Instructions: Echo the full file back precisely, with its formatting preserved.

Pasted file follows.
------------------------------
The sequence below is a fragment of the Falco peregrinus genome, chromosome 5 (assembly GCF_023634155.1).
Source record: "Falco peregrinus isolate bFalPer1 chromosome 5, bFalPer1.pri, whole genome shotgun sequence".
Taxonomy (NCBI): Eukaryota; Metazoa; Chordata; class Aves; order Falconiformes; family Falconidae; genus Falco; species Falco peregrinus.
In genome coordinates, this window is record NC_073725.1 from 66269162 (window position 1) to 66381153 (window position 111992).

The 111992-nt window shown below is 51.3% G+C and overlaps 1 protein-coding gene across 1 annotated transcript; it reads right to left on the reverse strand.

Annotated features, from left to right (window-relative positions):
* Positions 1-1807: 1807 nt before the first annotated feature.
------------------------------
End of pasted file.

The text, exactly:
The sequence below is a fragment of the Falco peregrinus genome, chromosome 5 (assembly GCF_023634155.1).
Source record: "Falco peregrinus isolate bFalPer1 chromosome 5, bFalPer1.pri, whole genome shotgun sequence".
Taxonomy (NCBI): Eukaryota; Metazoa; Chordata; class Aves; order Falconiformes; family Falconidae; genus Falco; species Falco peregrinus.
In genome coordinates, this window is record NC_073725.1 from 66269162 (window position 1) to 66381153 (window position 111992).

The 111992-nt window shown below is 51.3% G+C and overlaps 1 protein-coding gene across 1 annotated transcript; it reads right to left on the reverse strand.

Annotated features, from left to right (window-relative positions):
* Positions 1-1807: 1807 nt before the first annotated feature.